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The contributions of co-creation to universal design

The inclusion of people with disabilities in co-creation processes is very rare. However, research by Estelle Peyrard and Cécile Chamaret suggests the relevance of HSPs for the development of a universal product that can be used by all and highlights the good practices to be respected.

Since the adoption of the European Accessibility Act in 2018, industrial players have been encouraged to apply the principles of universal design and thus make their products and websites accessible to all. Based on three co-creation workshops with people with disabilities (PWD) around distinct products (a check delivery terminal, a rehabilitation video game and a photocopier), Estelle Peyrard, doctoral student at the Institut Polytechnique de Paris and head of APF Lab and Cécile Chamaret, university lecturer at the École polytechnique, both attached to the Institut Interdisciplinaire de l'Innovation - Centre de Recherche en Gestion*, highlighted the benefits of co-creation in terms of universal design and the associated good practices.

These design-for-all principles were formalised in the 1990s by the Center for Universal Design and cover usability, universality of use and error tolerance. Who better than the PWD to participate in the design of this type of product? In a recent article, Buisine, Boisadan and Richir propose to involve "extraordinary" users such as the elderly, PWD or children, because these, unfamiliar with the products, are able to return to the primary needs that other users have forgotten by adapting to the shortcomings of existing products.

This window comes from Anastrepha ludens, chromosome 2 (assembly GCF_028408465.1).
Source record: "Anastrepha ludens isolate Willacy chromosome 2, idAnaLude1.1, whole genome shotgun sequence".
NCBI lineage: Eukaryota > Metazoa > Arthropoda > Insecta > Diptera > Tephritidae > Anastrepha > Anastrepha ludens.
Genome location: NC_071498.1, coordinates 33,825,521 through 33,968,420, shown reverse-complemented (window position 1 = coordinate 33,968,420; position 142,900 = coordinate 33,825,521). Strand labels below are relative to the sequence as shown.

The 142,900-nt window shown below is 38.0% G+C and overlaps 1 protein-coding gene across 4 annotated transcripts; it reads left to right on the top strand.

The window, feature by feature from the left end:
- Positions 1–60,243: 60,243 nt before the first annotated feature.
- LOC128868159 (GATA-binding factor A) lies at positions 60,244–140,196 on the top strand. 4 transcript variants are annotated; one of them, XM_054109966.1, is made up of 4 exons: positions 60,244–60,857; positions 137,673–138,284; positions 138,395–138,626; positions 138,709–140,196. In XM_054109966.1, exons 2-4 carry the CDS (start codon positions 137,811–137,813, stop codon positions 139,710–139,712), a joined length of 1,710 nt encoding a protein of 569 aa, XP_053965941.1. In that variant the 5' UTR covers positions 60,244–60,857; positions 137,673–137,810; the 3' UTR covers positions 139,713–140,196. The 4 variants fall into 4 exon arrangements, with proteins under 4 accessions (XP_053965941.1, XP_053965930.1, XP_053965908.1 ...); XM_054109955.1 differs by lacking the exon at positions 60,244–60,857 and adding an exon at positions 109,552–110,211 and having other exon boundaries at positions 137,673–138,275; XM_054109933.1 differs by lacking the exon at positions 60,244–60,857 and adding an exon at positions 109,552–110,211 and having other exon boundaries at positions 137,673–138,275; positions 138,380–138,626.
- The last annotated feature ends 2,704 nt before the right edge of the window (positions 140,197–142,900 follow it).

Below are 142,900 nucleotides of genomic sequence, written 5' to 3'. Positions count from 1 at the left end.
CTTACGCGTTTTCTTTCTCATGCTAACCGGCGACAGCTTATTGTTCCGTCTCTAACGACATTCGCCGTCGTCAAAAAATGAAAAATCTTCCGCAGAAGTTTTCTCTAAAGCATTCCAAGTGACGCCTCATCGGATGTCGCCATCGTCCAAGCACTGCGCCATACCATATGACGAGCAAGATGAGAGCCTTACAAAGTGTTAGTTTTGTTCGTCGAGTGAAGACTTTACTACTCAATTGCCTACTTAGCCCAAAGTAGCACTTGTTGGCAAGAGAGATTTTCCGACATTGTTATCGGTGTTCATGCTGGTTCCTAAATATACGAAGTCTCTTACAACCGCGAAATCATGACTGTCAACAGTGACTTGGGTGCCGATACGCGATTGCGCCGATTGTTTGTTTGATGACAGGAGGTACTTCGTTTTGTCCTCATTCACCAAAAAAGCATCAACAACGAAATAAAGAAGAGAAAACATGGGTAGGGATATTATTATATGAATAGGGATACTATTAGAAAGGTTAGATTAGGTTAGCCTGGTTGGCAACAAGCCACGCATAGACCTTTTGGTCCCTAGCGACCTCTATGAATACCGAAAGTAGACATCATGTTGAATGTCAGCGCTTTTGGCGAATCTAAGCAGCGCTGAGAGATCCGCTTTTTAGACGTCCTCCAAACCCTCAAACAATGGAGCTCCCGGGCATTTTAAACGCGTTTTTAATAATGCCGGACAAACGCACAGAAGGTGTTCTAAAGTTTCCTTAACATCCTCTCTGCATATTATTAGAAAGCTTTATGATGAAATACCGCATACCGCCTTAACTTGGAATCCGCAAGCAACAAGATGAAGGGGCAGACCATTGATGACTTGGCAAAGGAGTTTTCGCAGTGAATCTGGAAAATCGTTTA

It is from this idea that APF Lab was born in 2018, with the aim of supporting co-creation processes within companies. The research work of Estelle Peyrard and Cécile Chamaret, carried out in this context and published in the n°141 of Gérer et Comprendre, under the title "Innover pour tous mais avec qui ? Trois cas de co-conception avec des PSH", identified four good co-creation practices.

First of all, if the participation of PWD in co-creation workshops is accompanied by health professionals, it is necessary to give the users' opinion its rightful place. Indeed, the opinion of professionals, placed in a "knowing" position, may seem more important to decision-makers, who then lose sight of the end user.

Secondly, it is important that the testing of a product not only validates the fact that the user has managed to achieve the intended use, but also that this has not put him in difficulty (repeated testing or excessively long time).

The third good practice is to let users test the product without intervention. Indeed, the situation of disability often causes "over-assistance" during test workshops, preventing the representativeness of real conditions.

The last point highlighted in this work is that it would be desirable for PWD to be involved as early as possible in the design of products. This is true for all co-design approaches, but late involvement is particularly frequent in terms of accessibility. When PWD are involved, the prototypes are often at too advanced a stage to be sufficiently revised to overcome the problems raised during the workshops.

The ecosystem of disability start-ups is in turmoil. Incubators are flourishing, with multiple user-centred design methodologies. Research by Estelle Peyrard and Cécile Chamaret highlights the contribution of users with disabilities in design and highlights good practices in this area.

This research was supported by APF France handicap and Sodexo.

* I3-CRG – joint research unit CNRS – École polytechnique